I did a lot of reading, a lot of watching, and a lot of listening to smart and strong people and came up with what I think is the best way to teach the setup for a deadlift and to put people in the best position to be safe, but still display their strength while deadlifting.

This is important because as Travis Pollen notes movement really is just about transitioning in specific ways into and out of specific positions. So if you start in the wrong position your likely not going to end up in the right position at some point during all the transitions.

In other words the setup matters!

I wouldn't dare ever to say that I came up with any of this stuff on my own. I give credit where it is due. I took a a lot of different pieces of the setup from guys I heard speak on the topic. I took the feet position and placement from Tony Gentilcore along with the idea of taking slack out of the bar. I took the method of getting to neutral from Kelly Starrett. The idea of starting from the top down and getting into the hinge first I got from Jessie Burdick.

I will also bet that there are other coaches and trainers out there who have come up with a very similar deadlift setup, but as far as the incorporation of all these concepts into one setup I take credit for that.

I think this will give you a really good place to start when you start pulling from the floor regularly. Then you can adjust it to fit you better as you grow and learn more.

1. Feet placement and position

I always address the bar by placing my feet so that the bar is directly over my mid-foot or a little further towards my ankle. This gives anywhere between an inch to two inches of space between my shins and the bar. I use to be of the camp who setup with their shins directly against the bar, but after reading a blog post by Tony Gentilcore I changed my mind. It makes a lot of sense too as far as trying to get the best leverage possible over the weight by keeping the bar as close to the center axis of motion (i.e. the hips). The reasons have a lot to with biomechanics and physics and are just to complex I feel to be worth of discussing in a blog post about setting up for the deadlift.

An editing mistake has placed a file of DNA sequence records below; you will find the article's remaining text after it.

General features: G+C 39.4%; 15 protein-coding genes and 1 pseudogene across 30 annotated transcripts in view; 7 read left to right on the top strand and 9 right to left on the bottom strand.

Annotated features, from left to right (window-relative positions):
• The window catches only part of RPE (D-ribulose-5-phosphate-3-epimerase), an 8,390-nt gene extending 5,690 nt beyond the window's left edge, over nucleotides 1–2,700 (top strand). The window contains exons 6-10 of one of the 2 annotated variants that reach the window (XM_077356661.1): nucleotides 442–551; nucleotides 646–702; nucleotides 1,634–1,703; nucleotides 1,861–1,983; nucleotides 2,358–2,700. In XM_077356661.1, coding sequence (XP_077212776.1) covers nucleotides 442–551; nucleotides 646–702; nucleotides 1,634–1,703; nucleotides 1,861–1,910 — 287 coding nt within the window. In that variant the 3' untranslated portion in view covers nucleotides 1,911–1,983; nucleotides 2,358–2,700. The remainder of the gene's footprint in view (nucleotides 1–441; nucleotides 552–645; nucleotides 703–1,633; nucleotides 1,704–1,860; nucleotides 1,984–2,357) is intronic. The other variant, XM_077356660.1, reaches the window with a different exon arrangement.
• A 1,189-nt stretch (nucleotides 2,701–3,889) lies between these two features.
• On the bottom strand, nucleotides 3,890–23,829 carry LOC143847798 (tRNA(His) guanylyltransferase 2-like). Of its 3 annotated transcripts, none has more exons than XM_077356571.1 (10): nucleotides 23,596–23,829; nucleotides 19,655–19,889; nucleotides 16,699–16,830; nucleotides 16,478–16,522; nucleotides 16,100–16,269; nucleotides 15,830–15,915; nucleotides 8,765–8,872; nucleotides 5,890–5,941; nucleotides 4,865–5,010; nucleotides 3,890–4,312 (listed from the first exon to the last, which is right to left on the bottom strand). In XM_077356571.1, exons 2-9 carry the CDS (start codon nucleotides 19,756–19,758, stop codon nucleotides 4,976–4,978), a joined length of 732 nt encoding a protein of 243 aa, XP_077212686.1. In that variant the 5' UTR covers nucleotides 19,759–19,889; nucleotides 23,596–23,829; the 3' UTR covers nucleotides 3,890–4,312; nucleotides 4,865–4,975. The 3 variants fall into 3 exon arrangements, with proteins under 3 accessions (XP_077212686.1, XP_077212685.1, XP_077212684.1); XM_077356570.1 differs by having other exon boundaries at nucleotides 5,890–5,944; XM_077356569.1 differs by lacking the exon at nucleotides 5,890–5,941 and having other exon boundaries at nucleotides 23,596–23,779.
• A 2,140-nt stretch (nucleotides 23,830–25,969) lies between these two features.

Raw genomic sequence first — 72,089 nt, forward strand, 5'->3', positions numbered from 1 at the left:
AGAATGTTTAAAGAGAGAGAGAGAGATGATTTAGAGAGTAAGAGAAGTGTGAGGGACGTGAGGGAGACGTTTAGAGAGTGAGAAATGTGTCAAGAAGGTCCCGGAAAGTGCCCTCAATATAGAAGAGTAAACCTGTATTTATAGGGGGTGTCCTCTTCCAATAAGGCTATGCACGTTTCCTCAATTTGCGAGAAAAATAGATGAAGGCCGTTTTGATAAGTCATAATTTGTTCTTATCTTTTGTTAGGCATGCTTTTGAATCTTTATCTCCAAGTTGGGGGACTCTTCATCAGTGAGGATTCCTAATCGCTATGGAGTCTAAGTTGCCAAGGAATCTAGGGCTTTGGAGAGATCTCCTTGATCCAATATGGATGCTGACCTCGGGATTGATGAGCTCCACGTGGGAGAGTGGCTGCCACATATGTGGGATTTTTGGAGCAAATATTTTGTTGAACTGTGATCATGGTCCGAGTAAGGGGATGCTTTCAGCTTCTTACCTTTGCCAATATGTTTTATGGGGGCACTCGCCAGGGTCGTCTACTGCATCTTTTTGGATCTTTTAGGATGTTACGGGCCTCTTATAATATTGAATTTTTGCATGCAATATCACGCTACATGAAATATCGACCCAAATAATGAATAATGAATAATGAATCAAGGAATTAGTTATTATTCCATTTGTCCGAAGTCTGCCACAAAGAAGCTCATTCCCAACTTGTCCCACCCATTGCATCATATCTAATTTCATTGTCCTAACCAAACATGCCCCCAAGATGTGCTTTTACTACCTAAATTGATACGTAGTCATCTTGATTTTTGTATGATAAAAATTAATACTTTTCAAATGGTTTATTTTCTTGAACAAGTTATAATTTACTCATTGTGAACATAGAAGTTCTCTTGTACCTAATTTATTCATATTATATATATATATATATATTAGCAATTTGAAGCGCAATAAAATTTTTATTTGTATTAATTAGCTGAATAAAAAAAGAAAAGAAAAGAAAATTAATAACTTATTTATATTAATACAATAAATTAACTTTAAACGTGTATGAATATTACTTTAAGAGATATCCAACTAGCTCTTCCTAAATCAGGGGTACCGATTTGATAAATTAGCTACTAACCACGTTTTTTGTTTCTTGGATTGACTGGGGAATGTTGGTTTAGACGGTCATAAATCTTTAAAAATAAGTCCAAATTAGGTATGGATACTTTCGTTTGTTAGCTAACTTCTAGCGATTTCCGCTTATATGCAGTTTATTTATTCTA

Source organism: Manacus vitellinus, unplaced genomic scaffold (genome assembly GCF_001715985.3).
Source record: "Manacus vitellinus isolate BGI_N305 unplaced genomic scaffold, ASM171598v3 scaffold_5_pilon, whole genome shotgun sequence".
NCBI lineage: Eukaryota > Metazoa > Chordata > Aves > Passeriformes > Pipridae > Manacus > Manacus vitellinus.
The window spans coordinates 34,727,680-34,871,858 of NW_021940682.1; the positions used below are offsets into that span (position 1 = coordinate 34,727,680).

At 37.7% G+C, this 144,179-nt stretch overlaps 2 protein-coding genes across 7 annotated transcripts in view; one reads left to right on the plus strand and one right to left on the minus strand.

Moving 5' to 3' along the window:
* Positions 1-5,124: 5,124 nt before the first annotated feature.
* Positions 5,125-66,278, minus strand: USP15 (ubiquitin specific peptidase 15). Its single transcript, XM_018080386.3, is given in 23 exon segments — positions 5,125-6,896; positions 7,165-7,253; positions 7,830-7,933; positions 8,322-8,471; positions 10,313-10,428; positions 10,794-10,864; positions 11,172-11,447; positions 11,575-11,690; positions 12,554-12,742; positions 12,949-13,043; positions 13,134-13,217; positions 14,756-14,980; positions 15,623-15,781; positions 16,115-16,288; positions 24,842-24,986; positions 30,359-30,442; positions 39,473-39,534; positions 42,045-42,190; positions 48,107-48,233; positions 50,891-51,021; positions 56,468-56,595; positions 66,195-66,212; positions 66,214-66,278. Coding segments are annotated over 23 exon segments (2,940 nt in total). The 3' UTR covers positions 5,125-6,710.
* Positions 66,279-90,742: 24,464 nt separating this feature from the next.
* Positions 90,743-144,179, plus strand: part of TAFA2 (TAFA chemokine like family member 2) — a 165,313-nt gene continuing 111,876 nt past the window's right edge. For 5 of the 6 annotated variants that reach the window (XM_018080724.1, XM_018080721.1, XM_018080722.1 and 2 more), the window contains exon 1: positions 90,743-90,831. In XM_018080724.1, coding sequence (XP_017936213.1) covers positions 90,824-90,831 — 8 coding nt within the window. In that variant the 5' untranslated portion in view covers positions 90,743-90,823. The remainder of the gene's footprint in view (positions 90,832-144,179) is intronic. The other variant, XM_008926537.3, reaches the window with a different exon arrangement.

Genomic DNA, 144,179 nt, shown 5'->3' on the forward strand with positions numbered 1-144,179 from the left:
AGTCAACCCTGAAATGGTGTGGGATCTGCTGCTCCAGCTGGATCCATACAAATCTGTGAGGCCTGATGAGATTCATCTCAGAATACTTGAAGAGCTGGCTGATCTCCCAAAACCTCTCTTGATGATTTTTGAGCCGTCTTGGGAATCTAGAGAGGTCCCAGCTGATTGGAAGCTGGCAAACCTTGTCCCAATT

I believe in starting with a narrower stance than what you think would be appropriate then adjusting out from there. For most people a good place to start is a hip-width stance. I find my best position is somewhere between hip-width and a fist-width apart.

2. Get to neutral

After organizing our feet we need to get the rest of our body organized to move some heavy ass weight. Most importantly in relation to deadlifting we need to get our spine and pelvis in proper alignment so that they are able to transfer force between our upper and lower halves without any problems.

The best way I have found for doing this is by placing one hand on the top of your pelvis and the other just below your sternum. Then you take a big diaphragmatic breath and then exhaling forcefully while squeezing your butt cheeks. Then you brace your abdominal musculature and relax your glutes to hold you in neutral.

Doing this should put you in a really good neutral position from which to finish your set up from and start your pull from. The only thing I have to watch on myself and a lot of other people is making sure that the neck (which is an extension of your spine) also stays in neutral. Easiest way to do this is to think about making a double chin and picking a spot about 6 to 12 inches in front of you and staring at it.

3. Hinge into position

Next you perform a good hip hinge while keeping your neutral position. You can monitor this by keeping one hand on the top of your pelvis and the other just below your sternum and making sure that your hands don't move further away from each other or close together. If they do stand up and get reorganized and try again.

Hinging properly means you are only moving through your hips. I like to think about trying to touch the center of my butt cheeks to the wall behind me. In the bottom position of the hinge you should feel a stretch in your hamstrings and your glutes. You should also feel your weight in the heels of your feet.

4. Pull yourself down with the bar

At this point you should be bent over at the hips and you should have a really slight bend in your knees.